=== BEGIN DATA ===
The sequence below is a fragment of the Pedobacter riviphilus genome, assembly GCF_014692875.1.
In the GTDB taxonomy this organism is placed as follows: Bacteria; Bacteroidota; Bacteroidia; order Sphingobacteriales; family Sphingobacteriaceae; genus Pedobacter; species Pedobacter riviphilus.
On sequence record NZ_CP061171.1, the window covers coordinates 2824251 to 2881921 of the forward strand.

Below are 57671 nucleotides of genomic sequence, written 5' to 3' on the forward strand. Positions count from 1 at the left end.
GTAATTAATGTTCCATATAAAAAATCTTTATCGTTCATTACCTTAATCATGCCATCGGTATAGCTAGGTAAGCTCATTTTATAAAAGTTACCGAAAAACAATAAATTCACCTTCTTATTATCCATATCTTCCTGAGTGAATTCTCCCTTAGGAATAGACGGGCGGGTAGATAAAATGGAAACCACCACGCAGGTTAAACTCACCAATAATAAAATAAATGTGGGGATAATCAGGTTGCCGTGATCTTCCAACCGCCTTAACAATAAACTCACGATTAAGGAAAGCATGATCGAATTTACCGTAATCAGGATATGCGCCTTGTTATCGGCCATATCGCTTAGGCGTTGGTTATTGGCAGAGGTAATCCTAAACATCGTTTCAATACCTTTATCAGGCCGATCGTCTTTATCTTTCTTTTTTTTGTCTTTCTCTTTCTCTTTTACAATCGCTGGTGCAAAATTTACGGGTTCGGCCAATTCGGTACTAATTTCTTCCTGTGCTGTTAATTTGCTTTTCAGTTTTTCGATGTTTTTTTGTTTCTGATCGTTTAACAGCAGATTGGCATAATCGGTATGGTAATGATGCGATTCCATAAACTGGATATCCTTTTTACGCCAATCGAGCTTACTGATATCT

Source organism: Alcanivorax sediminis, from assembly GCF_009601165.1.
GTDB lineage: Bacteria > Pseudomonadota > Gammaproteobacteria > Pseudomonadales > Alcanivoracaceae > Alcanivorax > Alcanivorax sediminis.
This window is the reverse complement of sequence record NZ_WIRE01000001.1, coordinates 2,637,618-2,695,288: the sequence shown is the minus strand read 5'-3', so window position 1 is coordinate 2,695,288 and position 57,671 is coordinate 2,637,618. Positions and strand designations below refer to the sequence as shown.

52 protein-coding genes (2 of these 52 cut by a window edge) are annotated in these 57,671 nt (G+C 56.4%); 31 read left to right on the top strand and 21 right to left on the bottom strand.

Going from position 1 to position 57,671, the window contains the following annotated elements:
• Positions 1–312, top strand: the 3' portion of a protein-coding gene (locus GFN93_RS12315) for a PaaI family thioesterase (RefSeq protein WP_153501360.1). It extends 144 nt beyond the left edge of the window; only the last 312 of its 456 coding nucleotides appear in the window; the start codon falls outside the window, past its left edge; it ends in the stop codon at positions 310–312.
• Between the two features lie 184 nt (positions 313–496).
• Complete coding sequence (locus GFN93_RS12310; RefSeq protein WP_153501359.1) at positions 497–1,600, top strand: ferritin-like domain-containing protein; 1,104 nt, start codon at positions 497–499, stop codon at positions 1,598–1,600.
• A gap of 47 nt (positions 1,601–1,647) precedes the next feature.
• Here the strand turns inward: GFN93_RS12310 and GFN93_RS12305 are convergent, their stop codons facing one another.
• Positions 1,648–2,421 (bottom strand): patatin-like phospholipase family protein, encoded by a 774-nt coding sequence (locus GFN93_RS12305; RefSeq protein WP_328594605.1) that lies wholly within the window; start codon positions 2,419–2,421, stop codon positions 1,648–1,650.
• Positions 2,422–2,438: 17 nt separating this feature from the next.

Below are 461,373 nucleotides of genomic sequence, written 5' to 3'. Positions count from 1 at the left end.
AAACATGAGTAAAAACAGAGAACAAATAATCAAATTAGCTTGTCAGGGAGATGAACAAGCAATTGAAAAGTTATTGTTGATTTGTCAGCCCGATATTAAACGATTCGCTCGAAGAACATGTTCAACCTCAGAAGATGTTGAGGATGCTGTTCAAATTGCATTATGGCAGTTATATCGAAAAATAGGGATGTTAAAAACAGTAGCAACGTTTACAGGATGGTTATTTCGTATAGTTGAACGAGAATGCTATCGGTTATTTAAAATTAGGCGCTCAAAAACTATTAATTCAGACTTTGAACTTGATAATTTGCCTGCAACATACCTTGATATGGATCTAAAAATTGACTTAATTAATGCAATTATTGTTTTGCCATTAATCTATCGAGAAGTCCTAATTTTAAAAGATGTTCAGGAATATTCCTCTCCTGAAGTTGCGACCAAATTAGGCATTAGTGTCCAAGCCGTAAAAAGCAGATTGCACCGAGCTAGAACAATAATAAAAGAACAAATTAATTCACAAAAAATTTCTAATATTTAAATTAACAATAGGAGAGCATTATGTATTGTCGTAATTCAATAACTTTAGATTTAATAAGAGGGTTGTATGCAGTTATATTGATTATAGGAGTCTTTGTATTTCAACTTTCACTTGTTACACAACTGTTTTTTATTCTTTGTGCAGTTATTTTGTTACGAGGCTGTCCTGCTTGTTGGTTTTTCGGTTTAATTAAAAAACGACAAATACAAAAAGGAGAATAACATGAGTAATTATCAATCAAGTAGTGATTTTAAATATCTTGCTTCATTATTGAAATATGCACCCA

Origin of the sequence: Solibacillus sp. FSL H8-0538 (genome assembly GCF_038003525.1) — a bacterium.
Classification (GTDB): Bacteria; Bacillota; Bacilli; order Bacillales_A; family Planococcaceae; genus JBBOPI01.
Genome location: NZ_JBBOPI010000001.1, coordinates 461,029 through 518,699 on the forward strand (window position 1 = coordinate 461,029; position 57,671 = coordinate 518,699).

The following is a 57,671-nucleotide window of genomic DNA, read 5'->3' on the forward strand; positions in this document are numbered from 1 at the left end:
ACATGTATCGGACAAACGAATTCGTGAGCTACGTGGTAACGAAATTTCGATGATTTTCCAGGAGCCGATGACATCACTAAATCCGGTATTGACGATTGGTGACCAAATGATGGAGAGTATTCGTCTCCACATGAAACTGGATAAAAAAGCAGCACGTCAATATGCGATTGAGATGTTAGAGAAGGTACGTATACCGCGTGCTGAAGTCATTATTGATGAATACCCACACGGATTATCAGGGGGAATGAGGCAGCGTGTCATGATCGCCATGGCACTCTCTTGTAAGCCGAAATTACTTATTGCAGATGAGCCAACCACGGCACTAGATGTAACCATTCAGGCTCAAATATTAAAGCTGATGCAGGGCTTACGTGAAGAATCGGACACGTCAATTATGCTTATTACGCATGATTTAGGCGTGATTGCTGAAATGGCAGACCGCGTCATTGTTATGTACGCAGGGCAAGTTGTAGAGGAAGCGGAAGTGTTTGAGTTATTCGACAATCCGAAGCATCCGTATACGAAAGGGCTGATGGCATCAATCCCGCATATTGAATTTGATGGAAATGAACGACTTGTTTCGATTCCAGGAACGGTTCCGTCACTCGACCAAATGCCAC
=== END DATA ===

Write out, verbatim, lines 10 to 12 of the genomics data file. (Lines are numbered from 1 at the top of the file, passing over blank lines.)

Going from position 1 to position 57,671, the window contains the following annotated elements:
• Positions 1–312, top strand: the 3' portion of a protein-coding gene (locus GFN93_RS12315) for a PaaI family thioesterase (RefSeq protein WP_153501360.1). It extends 144 nt beyond the left edge of the window; only the last 312 of its 456 coding nucleotides appear in the window; the start codon falls outside the window, past its left edge; it ends in the stop codon at positions 310–312.
• Between the two features lie 184 nt (positions 313–496).